German researches have uncovered evidence of the Arabic scholar Ibn Sina’s sighting of supernova 1006 (SN 1006). The new evidence will sit alongside that of others around that globe that reported details of what has been described as the brightest stellar event ever recorded by human beings.
Ibn Sina was a Persian scientist and philosopher, who as part of his observations, traveled a lot and wrote about what he saw, along with his interpretations of subjects ranging from medicine to astronomy. One of the texts named Kitab al-Shifa, related to physics, meteorology, and especially astronomy that caught the attention of the researchers. A section of particular note described a bright object appearing in the sky in the year 1006. The section had been studied before, but the account had been attributed to a discussion of a comet.
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In their recorded paper, German researchers Ralph Neuhaeuser, Carl Ehrig-Eggert and Paul Kunitzsch present the translation of ancient skygazer Ibn Sina’s text, describe an object that was very bright and that changed color over time before fading away – even noting at one point the object threw out sparks. The researchers suggest the description was actually that of SN 1006.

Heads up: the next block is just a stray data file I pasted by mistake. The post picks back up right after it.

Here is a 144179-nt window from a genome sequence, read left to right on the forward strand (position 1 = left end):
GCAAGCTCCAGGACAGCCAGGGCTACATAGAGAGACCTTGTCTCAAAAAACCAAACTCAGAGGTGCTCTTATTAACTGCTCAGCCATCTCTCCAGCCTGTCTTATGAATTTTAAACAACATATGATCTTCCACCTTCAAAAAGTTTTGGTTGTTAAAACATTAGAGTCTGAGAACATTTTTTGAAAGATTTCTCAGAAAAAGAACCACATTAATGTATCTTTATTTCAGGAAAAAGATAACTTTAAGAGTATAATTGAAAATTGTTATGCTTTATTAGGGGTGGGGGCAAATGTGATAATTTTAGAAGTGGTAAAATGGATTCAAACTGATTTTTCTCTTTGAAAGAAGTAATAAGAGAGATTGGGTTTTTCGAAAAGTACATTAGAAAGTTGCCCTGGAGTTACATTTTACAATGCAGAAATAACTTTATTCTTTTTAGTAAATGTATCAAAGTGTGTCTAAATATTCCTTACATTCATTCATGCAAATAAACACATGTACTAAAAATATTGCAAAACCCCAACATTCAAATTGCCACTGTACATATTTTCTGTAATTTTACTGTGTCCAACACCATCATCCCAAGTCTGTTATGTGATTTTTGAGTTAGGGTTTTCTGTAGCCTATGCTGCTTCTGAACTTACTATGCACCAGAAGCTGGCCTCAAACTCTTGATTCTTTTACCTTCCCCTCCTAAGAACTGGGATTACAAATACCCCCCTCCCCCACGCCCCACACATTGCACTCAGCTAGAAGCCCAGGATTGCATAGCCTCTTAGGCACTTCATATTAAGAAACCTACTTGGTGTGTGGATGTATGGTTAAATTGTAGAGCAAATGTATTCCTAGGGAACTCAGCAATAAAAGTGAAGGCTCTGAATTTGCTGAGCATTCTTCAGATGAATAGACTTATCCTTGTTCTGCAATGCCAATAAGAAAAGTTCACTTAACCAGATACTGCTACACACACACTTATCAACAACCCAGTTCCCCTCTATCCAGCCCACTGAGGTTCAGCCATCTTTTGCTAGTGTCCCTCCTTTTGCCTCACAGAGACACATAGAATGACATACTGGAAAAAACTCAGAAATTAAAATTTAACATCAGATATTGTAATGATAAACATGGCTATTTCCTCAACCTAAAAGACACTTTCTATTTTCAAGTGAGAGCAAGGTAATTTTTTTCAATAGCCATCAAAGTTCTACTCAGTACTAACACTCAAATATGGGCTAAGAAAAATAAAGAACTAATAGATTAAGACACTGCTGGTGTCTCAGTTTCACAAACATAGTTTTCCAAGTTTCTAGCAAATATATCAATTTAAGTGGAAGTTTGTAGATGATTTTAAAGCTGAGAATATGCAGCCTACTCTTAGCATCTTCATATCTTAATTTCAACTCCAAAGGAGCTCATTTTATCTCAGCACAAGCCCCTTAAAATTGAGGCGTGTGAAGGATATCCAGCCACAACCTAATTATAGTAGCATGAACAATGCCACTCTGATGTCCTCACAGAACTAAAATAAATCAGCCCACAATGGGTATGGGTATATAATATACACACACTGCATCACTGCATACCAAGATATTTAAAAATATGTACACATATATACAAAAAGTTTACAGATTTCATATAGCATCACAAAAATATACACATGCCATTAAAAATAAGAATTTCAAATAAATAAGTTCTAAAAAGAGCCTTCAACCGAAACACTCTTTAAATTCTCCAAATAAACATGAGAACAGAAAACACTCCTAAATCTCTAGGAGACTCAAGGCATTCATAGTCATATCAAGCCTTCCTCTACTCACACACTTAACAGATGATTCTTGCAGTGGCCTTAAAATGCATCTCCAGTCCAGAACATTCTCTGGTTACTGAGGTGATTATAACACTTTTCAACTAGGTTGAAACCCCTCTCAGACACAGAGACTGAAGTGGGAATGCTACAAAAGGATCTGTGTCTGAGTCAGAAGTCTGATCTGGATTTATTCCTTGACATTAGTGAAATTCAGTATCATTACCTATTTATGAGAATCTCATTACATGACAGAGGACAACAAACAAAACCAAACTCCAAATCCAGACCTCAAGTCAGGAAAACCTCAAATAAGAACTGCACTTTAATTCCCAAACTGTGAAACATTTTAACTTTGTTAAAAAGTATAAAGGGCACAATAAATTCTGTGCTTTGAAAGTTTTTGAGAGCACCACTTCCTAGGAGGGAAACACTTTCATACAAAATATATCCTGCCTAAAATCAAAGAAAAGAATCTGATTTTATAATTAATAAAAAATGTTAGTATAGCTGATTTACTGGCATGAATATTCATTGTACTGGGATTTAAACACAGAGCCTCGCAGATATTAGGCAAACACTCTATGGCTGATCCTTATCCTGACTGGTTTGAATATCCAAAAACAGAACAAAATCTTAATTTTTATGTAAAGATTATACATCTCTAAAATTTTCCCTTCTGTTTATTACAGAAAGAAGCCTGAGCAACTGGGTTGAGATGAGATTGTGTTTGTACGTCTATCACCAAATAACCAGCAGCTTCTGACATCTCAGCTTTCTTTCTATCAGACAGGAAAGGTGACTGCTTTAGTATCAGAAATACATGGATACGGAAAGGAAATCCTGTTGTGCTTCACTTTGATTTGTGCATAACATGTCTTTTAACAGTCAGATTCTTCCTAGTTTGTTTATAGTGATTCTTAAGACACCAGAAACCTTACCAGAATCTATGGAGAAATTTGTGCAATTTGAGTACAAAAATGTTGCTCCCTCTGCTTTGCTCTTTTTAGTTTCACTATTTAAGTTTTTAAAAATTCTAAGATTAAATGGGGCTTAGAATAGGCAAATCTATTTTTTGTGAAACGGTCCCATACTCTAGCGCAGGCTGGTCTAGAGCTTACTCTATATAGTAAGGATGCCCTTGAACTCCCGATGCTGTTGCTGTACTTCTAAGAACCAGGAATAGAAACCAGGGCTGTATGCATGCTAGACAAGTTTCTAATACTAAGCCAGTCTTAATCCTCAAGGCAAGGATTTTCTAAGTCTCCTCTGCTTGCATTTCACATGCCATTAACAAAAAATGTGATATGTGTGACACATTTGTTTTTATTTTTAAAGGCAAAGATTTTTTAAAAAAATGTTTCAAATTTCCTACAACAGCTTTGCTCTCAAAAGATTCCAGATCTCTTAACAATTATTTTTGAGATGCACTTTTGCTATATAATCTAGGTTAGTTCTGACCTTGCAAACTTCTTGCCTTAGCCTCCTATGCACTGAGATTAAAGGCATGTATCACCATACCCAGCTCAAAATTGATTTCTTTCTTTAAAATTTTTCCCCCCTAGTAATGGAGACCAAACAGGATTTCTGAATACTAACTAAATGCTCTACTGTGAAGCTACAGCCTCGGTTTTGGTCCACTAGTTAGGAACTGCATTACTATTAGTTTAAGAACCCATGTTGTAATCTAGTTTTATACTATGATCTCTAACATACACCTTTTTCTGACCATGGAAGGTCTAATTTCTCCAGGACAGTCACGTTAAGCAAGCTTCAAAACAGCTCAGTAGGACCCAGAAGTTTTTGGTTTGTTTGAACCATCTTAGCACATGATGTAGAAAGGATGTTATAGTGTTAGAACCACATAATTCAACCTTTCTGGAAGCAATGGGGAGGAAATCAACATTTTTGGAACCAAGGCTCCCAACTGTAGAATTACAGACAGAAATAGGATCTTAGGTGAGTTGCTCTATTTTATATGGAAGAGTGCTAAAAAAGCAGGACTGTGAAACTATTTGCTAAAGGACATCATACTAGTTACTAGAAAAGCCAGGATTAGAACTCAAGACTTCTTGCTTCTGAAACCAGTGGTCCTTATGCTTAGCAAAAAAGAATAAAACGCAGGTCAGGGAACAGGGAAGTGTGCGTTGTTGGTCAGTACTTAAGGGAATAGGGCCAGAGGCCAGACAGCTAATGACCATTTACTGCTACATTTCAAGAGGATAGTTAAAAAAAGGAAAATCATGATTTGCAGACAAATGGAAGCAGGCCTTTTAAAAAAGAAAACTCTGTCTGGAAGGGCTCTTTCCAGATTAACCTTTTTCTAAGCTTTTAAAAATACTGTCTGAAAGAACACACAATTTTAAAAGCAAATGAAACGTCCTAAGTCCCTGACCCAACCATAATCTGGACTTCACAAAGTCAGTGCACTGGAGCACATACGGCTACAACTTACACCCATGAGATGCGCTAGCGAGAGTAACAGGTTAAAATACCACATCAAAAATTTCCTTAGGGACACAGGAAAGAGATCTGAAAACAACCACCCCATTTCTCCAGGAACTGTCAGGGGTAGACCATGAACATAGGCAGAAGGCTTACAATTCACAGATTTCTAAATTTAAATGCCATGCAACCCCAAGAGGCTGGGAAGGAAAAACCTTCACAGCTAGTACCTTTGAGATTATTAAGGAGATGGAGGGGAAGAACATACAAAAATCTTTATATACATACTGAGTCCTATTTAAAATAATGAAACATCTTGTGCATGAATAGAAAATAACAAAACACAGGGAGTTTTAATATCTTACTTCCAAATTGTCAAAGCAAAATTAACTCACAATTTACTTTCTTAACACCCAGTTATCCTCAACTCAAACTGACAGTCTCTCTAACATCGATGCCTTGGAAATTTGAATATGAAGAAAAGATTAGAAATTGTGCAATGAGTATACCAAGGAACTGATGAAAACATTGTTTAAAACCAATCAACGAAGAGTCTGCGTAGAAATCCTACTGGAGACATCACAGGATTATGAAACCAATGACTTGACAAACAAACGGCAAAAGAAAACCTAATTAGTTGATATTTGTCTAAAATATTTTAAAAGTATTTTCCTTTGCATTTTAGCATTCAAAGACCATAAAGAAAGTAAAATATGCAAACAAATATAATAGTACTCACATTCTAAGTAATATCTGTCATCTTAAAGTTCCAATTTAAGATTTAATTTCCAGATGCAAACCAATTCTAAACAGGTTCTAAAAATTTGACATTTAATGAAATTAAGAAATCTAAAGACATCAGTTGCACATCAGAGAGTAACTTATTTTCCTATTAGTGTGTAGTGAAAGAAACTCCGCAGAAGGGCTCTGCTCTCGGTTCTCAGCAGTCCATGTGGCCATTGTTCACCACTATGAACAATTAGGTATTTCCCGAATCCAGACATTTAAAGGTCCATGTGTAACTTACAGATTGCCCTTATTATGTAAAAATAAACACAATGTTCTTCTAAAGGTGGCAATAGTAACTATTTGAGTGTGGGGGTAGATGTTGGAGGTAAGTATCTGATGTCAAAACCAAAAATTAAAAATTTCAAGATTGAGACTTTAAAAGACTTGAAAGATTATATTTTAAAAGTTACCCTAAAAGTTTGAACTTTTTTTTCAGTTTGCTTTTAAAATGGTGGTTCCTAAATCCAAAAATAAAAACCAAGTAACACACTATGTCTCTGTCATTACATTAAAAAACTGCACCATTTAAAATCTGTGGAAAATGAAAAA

SN 1006 was noted and described by others around the world, from places such as Morocco, Japan, Yemen and China, but none of those descriptions included information about the object changing colors. Sina wrote the object started out as faint greenish-yellow, that it twinkled especially at its brightest, and then became whitish before it disappeared altogether.
Most modern astronomers believe that SN 1006 was not just a Ia supernova (which occur when a white dwarf is pulled into another star causing it to blow up due to the overabundance of matter), but that it was the result of two white dwarfs colliding. This new information from an ancient part-time astronomer, the researchers suggest, may help to better understand an event that occurred over a thousand years ago.
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